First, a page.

Skip Top Navigation

I-90 - Snoqualmie Pass East


click to enlarge map
The I-90 Snoqualmie Pass East project extends 15 miles from Hyak to Easton.

I-90 des vis video  
Design Visualization of the I-90 Snoqualmie Pass East project.
I-90 Snoqualmie Pass East Project - It's our Lifeline (video)   
Find out why I-90 is an important transportation corridor in Washington state.

I-90 Corridor Overview  

Interstate 90 is a critical transportation corridor, linking Puget Sound to eastern Washington and beyond. The I-90 traveler may experience congestion, delays due to avalanche closures, rough pavement conditions, rock slide activity and potential wildlife collisions on the highway. The uninterrupted movement of people, freight and business over Snoqualmie Pass is essential to our quality of life and the economic vitality of Washington State. WSDOT is expanding I-90 to meet both the current and future needs of those who travel the Pass.

How will WSDOT address long term solutions for the I-90 Corridor from Hyak to Easton?

WSDOT is working with the United States Forest Service (USFS), the United States Bureau of Reclamation (USBR), Federal Highway Administration (FHWA), United States Fish and Wildlife Service (USFWS), Washington Department of Fish and Wildlife (WDFW), Department of Ecology, Environmental Protection Agency, cities, counties, and community groups to develop a long-term vision for the I-90 corridor between Hyak and Easton. This effort culminated in a draft Environmental Impact Statement (EIS) that outlines improvements needed to meet projected traffic demands, improve public safety, and meet identified project needs along this 15 mile stretch of I-90. The Final EIS was published in 2008.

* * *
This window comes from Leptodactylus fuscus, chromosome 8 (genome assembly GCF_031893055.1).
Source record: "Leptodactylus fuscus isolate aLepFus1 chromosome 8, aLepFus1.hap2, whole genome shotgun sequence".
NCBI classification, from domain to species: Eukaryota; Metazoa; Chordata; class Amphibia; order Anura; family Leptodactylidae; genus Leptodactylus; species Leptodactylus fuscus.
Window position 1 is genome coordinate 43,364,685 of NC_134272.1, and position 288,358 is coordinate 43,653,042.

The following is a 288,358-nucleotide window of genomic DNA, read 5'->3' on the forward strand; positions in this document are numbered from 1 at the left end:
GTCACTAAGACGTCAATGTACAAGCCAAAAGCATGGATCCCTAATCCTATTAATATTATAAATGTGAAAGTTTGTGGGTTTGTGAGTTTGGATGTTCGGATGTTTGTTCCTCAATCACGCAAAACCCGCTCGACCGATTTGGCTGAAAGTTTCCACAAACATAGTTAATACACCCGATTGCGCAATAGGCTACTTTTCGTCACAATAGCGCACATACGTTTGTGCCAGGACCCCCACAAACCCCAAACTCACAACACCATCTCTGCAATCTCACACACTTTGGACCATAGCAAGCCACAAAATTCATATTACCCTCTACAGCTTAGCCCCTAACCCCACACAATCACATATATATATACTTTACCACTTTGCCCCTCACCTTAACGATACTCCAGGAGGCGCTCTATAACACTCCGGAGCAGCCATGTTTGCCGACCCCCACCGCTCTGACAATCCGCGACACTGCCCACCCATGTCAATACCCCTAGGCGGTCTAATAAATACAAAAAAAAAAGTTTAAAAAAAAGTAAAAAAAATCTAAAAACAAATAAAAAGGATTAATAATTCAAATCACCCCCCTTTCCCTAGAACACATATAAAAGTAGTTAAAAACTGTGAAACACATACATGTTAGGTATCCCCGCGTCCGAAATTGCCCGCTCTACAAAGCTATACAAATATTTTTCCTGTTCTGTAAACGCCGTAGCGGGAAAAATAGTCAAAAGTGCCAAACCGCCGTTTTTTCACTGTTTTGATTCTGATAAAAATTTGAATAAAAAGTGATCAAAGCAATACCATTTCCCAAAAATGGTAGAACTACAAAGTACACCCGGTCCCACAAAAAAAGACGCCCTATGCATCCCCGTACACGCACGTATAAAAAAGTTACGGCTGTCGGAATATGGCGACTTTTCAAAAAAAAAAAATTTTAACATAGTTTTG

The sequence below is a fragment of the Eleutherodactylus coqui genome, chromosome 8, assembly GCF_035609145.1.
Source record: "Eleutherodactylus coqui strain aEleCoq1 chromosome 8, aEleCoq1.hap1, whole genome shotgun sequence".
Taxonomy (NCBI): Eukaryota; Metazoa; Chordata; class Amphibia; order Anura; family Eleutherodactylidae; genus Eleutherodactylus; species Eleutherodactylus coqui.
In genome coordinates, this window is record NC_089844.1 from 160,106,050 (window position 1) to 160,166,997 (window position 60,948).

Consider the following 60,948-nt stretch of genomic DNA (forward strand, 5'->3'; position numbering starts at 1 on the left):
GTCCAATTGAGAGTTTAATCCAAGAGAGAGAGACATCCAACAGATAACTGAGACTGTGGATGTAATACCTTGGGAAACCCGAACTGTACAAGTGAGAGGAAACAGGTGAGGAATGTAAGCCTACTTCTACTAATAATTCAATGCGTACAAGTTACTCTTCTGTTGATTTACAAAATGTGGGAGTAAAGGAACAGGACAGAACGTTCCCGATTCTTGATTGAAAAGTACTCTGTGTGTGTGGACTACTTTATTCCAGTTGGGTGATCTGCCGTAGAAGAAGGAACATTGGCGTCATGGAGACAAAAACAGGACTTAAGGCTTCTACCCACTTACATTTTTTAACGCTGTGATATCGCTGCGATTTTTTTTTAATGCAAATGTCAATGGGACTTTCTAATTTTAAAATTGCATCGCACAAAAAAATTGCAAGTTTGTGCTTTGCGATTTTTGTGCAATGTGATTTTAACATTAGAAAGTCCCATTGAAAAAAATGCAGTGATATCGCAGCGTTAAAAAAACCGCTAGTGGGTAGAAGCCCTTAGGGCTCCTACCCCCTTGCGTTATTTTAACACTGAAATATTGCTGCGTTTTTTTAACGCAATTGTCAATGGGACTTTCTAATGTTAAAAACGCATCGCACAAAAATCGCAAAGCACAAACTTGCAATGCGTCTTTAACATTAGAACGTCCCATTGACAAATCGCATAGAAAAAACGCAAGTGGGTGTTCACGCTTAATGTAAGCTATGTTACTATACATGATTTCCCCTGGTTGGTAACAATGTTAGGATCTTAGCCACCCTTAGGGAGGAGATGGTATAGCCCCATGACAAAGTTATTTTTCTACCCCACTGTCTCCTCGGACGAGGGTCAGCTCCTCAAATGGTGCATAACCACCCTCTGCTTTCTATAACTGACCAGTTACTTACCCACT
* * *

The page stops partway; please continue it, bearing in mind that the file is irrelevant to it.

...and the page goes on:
The End Result: Safety and Mobility

Travelers will experience a safer, more efficient six-lane freeway, minimized closures as a result of avalanches and rock slides, and a smoother ride due to new pavement designed to last 50 years when all improvements are completed. Wildlife habitat on either side of I-90 will be reconnected with the installation of new bridges and culverts, protecting both wildlife and the traveling public.

How can I get more information?

Meagan Lott, WSDOT communications
Phone: 509-577-1618
Toll Free: 1-888-535-0738